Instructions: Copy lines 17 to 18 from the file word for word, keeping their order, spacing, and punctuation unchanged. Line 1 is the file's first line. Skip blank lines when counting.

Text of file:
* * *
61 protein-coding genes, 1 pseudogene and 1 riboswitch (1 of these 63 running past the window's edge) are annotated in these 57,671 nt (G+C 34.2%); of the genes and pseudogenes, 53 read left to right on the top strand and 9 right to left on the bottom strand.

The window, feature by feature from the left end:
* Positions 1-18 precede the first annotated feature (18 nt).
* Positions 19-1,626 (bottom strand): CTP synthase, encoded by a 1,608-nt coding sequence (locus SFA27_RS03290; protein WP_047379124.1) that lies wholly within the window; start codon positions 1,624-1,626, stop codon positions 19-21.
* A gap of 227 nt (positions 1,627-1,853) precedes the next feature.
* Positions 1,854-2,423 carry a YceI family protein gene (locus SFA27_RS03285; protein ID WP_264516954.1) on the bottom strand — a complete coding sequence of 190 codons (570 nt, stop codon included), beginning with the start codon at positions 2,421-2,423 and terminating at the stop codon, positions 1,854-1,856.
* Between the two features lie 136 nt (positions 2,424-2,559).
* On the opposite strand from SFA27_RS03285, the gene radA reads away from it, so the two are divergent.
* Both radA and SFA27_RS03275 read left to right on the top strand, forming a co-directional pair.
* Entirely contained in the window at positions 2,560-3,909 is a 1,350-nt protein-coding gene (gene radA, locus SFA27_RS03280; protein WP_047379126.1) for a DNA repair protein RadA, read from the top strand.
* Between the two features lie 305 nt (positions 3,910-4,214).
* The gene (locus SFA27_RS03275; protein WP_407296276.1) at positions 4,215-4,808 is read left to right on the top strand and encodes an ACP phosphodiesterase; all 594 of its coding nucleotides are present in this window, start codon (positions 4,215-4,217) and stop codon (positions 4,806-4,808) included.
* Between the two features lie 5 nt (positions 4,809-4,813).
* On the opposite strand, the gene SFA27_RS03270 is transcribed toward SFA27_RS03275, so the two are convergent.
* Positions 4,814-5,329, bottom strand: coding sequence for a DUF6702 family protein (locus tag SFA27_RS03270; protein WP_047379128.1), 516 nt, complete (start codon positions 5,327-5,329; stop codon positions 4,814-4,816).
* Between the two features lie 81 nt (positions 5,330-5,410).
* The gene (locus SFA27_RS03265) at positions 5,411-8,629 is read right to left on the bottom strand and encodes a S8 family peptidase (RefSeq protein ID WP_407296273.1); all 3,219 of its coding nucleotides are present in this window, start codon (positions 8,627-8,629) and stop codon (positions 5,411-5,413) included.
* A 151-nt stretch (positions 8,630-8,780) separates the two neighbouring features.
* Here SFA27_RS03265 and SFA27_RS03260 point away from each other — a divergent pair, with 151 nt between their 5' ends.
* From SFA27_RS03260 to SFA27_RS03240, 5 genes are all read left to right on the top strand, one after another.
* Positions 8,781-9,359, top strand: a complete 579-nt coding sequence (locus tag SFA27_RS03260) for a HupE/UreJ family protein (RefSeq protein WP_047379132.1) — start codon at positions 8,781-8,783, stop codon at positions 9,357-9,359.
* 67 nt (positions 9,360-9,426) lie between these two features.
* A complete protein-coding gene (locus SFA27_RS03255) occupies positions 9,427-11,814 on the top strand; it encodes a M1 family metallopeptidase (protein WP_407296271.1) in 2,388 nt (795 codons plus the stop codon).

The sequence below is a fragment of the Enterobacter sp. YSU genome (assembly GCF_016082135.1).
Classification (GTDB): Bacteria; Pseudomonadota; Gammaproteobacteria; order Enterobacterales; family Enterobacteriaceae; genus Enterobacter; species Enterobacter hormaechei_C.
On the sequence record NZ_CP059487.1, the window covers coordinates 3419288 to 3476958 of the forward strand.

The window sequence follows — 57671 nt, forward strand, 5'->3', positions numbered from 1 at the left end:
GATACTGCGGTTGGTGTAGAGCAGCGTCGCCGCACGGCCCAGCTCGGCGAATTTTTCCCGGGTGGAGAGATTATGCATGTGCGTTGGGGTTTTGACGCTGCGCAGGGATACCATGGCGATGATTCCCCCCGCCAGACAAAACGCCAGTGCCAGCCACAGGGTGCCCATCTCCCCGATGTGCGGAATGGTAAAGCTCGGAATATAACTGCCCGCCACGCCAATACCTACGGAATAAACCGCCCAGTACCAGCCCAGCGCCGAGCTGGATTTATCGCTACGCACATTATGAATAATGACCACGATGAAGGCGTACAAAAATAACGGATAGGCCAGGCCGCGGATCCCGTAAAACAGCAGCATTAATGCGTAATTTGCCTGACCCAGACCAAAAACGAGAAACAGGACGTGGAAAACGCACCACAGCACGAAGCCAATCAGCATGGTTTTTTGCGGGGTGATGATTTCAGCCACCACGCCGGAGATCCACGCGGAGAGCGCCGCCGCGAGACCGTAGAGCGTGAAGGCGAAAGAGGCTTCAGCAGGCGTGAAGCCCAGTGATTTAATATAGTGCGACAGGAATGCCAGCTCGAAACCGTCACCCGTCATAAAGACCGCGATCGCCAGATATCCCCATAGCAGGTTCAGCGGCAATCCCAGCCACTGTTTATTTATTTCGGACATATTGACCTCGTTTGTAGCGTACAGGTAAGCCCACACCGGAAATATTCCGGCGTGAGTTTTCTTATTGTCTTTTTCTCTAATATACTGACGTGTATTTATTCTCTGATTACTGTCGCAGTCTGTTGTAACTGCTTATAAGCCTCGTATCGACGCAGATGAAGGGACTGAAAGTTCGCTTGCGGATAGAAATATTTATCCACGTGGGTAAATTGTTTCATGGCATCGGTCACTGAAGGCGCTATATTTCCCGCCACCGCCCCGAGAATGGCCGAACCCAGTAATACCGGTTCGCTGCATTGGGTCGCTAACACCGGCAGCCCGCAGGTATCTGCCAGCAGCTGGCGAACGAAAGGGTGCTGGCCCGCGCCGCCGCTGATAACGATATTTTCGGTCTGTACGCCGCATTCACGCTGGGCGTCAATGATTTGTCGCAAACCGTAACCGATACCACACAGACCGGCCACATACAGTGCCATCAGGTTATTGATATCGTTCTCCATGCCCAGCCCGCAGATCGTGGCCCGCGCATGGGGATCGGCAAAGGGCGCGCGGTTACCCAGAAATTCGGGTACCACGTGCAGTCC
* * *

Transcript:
* The gene (locus SFA27_RS03265) at positions 5,411-8,629 is read right to left on the bottom strand and encodes a S8 family peptidase (RefSeq protein ID WP_407296273.1); all 3,219 of its coding nucleotides are present in this window, start codon (positions 8,627-8,629) and stop codon (positions 5,411-5,413) included.
* A 151-nt stretch (positions 8,630-8,780) separates the two neighbouring features.